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  (ARCHIVES)Back to Current
Still romanticizing the family farm (09/18/2011)
By Janet Lewis Burns
Poets, biologists, lyricists, journalists, Willie Nelson, dreamers, and old farmers jawing over midmorning strong coffee, at the one café in a Midwestern country town, all talk about it. Recalling those good old days “down home” on the family farm, when every effort was its own reward, takes folks back to a time of unsophisticated, moralistic, and congenial living.

How long can honest, virtuous, and principled individuals ignore and turn away from today’s corruption, as though nothing can be done about it? Societal greed bites the hand that feeds us all. Those who’ve never entertained any hope for a sustainable humankind, and choose not to play an active role in worldwide solutions, are a crucial factor in the possible demise of the human race.

Julian Cribb’s September - October Utne Reader article, “The High Price of Hunger,” from “The Futurist,” echoes, “The world’s farmers need a pay raise, or else, come mid-century, the other 7 billion of us may not have enough to eat.” “In October 2009 the United Nations’ Food and Agriculture Organization (FAO) reported that world food production would have to increase 70% by 2050 to adequately feed the planet’s growing population.” Solutions to the dilemma of land and water shortages and degradation are far too costly for most farmers to implement. “When farm commodity prices rise, the industrial firms increase the price of their wares.” Hello! “…FAO researchers reported that 24% of earth’s land surface was seriously degraded,…” “This degradation is caused primarily by the low profitability of agriculture, which drives many farmers (particularly in poorer regions) to misuse their land.”

Beyond an opened window, reflections of lacy designs on sheer curtains rise and fall across Grandfather’s midday nap. His head bobs against the polished oak of an heirloom rocking chair, with its familiar squeaks and creaks, where generations of children had been nursed and cuddled, where legacies are born…and swiftly deserted for a more profitable and less cumbersome means of making a living.

From the introduction to a compilation of essays, contrived by noteworthy American visionaries, entitled “Imagine What America Could Be In the 21st Century,” the editor, Marianne Williamson writes, “Some people imagine great light-filled possibilities ahead and work each day to invoke them.” “…they are prepared to live by their own bottom-line message; separately, we face almost inevitable darkness, while together, we face unimaginable light.”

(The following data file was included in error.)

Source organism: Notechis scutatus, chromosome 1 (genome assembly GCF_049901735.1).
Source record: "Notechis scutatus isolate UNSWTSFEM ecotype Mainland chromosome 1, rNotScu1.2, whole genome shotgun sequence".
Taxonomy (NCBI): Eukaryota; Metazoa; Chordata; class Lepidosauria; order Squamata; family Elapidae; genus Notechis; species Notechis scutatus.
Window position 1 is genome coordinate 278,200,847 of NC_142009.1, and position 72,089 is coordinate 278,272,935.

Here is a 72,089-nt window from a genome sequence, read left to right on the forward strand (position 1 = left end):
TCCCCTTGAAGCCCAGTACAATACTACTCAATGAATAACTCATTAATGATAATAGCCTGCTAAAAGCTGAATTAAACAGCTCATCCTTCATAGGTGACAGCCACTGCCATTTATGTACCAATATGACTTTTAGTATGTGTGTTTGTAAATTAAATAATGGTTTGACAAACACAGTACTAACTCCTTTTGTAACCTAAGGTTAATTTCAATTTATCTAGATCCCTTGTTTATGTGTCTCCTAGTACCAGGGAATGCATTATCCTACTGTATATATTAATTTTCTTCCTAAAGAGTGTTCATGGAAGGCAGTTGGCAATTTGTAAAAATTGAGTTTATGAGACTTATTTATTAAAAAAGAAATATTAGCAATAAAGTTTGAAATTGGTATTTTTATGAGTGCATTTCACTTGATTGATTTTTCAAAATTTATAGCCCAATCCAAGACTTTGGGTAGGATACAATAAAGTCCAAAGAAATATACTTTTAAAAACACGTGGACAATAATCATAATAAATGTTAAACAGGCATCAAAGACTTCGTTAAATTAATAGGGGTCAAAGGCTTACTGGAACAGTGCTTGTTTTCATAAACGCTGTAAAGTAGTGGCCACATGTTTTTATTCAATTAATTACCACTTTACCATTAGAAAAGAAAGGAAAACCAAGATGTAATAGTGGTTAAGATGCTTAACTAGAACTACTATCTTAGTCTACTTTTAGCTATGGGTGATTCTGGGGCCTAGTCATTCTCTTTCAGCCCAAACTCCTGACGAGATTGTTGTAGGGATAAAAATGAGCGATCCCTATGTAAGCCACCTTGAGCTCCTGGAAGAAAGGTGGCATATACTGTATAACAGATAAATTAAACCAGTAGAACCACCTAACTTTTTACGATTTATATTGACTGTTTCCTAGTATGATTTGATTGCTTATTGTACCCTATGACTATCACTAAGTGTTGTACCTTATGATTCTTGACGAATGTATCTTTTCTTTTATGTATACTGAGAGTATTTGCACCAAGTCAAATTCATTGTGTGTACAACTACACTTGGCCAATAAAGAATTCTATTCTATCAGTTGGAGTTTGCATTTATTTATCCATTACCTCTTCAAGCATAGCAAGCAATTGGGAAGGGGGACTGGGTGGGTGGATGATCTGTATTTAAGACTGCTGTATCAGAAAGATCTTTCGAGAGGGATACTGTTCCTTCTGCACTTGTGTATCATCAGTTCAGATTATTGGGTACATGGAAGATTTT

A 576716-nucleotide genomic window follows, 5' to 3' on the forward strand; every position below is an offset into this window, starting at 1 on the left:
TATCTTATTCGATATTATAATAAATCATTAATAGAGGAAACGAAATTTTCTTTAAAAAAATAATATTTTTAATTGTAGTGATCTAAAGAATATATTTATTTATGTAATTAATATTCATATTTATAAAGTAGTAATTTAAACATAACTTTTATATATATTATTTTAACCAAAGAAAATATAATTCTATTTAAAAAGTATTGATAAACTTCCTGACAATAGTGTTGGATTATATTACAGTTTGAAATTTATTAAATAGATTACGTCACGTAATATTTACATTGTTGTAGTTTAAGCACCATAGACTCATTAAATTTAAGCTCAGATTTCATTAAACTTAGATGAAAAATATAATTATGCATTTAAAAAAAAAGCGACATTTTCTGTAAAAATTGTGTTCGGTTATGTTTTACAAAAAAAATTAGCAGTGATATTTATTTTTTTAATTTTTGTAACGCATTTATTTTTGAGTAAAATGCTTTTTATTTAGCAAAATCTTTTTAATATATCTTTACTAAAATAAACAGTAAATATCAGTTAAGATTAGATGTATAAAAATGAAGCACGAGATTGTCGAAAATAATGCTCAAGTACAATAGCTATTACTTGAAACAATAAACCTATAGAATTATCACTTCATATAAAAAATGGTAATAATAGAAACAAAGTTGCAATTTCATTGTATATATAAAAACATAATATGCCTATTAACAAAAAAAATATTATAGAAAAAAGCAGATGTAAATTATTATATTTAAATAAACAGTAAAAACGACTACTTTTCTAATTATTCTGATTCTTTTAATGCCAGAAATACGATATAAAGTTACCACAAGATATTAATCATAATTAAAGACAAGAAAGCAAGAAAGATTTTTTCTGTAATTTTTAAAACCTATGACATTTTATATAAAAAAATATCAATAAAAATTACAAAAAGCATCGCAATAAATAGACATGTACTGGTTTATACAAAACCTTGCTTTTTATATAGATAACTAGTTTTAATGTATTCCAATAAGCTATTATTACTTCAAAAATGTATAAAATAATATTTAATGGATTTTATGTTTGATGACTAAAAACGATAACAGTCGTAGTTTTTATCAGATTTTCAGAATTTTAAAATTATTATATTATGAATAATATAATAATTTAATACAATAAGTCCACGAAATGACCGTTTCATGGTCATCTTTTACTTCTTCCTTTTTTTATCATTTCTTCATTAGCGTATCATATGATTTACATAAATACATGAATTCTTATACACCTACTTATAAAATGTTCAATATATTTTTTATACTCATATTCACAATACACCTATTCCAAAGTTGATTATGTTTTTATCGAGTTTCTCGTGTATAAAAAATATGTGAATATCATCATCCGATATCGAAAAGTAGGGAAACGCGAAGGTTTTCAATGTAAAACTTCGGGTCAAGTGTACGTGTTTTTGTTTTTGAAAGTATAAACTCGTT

Paul Hawken, a consultant concerning issues of cultural and ecological restoration, states in his essay, “We live in a time in which every living system on Earth is in decline, and the rate of decline is accelerating as our economy grows. The commercial processes that bring us the kind of lives we supposedly desire are destroying the Earth and the life we cherish.”

The enlightening essays in ”Imagine” represent the expertise of nearly 40 dedicated contributors, outlining an upright, non-racist, more just America, with a total transformation of our political, and socioeconomic systems. Think of the accomplishments that could become realities, if all of mankind would consider the possibilities, instead of being defeated by prejudiced, self-imposed impossibilities!

The recent interview of 72-year-old self-avowed “environmental heretic” Stewart Brand, by Arnie Cooper, in September’s The Sun, reveals a character who’s outspoken, witty, and smart as a whip! Brand has devoted his life to the environmental movement, and not without his share of critics.

He’s held on to earlier beliefs that “technology would lead humankind to destroy itself,” and that “the end of nature” began 10,000 years ago “with the development of agriculture.” “Once you have the perspective of decades and centuries,” he explains, “problems that seemed unsolvable, and pressing urgencies fade away to expose what is crucial.”

I like his optimism. Here’s one of his many down-to-earth gleanings : “I suppose to someone whose idea of farming is to get up in the morning and milk the cow, that sounds like a factory farm, but that’s how an Amish farm works. They’re regarded by many as the best farmers in the U.S., and they’re the most dubious about new technology, but they’re comfortable with genetically engineered food crops. As I understand it, the Amish standard for accepting a new technology is whether it helps or hurts the community.” That makes perfect sense to me!

As I read about mankind’s destruction to our ecosystem, I fret, “Somebody should do something about that!” Soon, my mind wanders back “down home,” and I’m where I belong – napping in the family heirloom rocking chair, with its peaceful ebb and flow.

Why does life have to be so darn complicated?

Janet Lewis Burns has been a lifelong resident of Lewiston. She can be reached at patandjanburns@embarqmail.com

 

 

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